French developer Lexis Numérique has gradually been building up a strong portfolio in recent years, seeing some particularly strong success with its series of children’s educational entertainment games Learning with the PooYoos on WiiWare. The cute and colourful baby animals have ventured into the world of Sony with moderately tweaked editions of each PooYoo chapter, with the second episode now widely available across the PlayStation Network.
The company actually describes Learning with the PooYoos as "the first poetic brain trainer for children 3-6 years." It is in fact split into two sections: one aimed at Little PooYoos that are for the 3-4 years of age range, and Big PooYoos, which encompasses 5- and 6-year-olds. Everything takes into consideration children who are not yet able to read extensively, and is narrated by a peaceful, encouraging female voice who constantly says how clever the kids are, how great their dancing is in the relevant mode and generally sets up an environment that is pleasantly conducive to learning.
What is the difference between the Little PooYoo and Big PooYoo modes, though? The basic options for them are the same, with Workshop, Mini-game, Dance and Present on each, yet there are minor modifications in the control methods employed. The younger side is more reliant on button presses and has a greater level of voiced instructions, while the older children are able to use motions to point and shake the Move controller when required during the “fun and fanciful educative adventures” that focus on colours, shapes, sounds, rhythm, and spatial awareness. Lexis Numérique used feedback from parents the world over to mould Learning with the PooYoos into what it is today, with the end result certainly tapping into proven techniques for teaching toddlers, such as simple interactivity, plenty of encouragement and small doses of repetition to stimulate the brain.
Anyone thinking this is exactly the same as the WiiWare release, there are actually some tweaks on the music side, the general layout of menus and the graphical improvements, but the core game is indeed identical.
Choosing Workshop allows children to go through all exercises, taking part in games of hide and seek or find the PooYoo in Mini-game, having fun jiving around with new friends in Dance and receiving gifts in Present that expand for more enjoyable interactivity. It is not all work, work, work though, with some light-hearted questions littered throughout and some endearing motion actions mixed in. Wake up the sleeping cat by shaking the flower above its head, or jiggle the Move controller to water a seed planted in the ground using a watering can (or watering pot, as the game oddly calls it). The latter is something received as a present, with it being put in the ground and the controller waggled to water it, making a plant grow high in the sky. From this point the action becomes automatic, with only button presses and movements making a slight impact. The cat can fall off the cloud it sits on as it watches the plant get taller or ride it in different ways, whilst tapping any buttons make rainbows, bees, flowers, butterflies, and so on, appear. The game then ends, whether or not there has been any interaction.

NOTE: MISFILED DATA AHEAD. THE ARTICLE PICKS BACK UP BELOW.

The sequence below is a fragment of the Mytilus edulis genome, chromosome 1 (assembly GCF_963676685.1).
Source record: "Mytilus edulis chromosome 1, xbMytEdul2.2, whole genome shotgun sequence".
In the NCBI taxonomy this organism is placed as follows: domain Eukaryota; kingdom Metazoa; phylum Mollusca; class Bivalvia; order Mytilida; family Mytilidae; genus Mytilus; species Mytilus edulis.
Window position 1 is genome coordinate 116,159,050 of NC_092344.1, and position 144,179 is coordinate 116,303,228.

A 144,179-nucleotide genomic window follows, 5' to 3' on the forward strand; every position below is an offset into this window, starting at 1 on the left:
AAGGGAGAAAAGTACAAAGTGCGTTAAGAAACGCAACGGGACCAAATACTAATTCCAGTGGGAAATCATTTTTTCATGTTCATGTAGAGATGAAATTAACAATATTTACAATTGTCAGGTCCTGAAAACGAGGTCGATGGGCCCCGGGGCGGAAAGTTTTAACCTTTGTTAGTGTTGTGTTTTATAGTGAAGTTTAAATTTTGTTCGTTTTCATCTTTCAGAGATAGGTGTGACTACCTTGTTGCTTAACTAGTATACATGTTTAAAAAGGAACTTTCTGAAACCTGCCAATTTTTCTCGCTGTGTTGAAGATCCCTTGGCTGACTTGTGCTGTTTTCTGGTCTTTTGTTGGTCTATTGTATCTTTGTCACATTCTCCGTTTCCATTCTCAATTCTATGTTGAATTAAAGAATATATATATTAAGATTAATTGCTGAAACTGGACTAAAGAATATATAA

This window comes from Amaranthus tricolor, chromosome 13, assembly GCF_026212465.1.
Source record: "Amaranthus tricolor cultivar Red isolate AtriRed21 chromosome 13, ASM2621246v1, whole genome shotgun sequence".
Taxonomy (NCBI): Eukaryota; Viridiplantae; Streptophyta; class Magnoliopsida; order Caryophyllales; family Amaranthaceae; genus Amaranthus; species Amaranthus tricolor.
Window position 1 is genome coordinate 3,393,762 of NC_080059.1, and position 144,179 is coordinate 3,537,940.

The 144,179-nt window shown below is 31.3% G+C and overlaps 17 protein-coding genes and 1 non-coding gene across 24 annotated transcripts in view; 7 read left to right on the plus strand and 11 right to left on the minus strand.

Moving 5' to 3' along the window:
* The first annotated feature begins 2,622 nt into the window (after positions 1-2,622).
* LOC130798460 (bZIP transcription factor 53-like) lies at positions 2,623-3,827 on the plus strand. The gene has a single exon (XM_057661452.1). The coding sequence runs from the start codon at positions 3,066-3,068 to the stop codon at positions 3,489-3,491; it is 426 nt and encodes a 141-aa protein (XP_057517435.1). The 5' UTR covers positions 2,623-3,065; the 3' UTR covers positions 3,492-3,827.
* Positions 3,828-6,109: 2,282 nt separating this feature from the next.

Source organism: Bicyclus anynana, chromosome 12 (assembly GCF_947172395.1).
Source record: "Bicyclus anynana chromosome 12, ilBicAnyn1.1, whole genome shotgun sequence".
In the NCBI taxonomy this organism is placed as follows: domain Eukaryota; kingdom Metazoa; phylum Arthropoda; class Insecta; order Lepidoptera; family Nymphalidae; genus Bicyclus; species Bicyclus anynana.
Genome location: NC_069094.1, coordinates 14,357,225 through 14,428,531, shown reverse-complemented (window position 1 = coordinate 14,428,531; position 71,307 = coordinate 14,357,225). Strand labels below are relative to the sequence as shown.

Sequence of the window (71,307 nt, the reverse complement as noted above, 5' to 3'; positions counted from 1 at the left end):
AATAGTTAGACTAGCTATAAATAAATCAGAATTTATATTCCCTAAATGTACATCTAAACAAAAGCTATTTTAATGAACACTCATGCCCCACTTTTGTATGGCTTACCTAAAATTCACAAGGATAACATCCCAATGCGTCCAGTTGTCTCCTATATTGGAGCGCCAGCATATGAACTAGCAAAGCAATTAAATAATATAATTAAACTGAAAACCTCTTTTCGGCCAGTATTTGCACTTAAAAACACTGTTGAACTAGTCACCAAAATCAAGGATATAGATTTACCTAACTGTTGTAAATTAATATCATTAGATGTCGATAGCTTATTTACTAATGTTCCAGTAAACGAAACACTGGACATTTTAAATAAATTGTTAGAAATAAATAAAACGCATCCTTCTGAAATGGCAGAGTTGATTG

Learning with the PooYoos believes repetition is good, going over the same activities numerous times and extending the length of some sequences more than would be expected in a standard game. For instance, in hide and seek players are given rudimentary questions to identify what animal is hiding behind the tall plants; although simply by looking at the screen it's clear what animal is where, the correct one must be selected after hearing a specific question that describes them. Each round requires five correct answers (no penalty is given for incorrect choices or leaving the controller untouched, causing a time-out), but the sometimes the same clue will be served up in the same session. Under any normal circumstances this would be seen as a negative point, yet here it works as an advantage for educational purposes.
On the dancing front, this is no Just Dance-a-like by any means, with the only actual input being to bring up visual effects: there are no motion controls to mimic dance moves or chances to sing — a swift shake of the Move controller simply throws confetti around the screen. In other modes you can press buttons and wave the controller to trigger a variety of special effects, making balloons, clouds, spotlights and flowers float into view.
Amid the constant questions there are other simplistic asides to entertain, with landscape painting where random colours are thrown around by shaking the controller and again pressing buttons randomly, and getting the chance to ride on a paper boat, with whales and fish leaping out of the water. Everything has been tailored for young children and the effects are wonderful throughout, but parents must be some careful thought into how much value for money Learning with the PooYoos: Episode 2 really does bring to the table. Considering the absence of quality ‘edutainment’ products in today’s market, however, Lexis Numérique has definitely made a positive step. This is no disaster like the ‘classic’ Mario is Missing from days gone by; this is well deserving of strong consideration.
At the current exchange rate, the WiiWare version definitely works out cheaper than this PSN release, but for any parents with only a PS3 at their disposal, Learning with the PooYoos: Episode 2 is definitely one of the strongest educational titles for children, mixing in key skills with fun exercises and a calm atmosphere that is extremely favourable for learning the process.
I wonder if this is good for a sion to be 6 and my 7yo nieces
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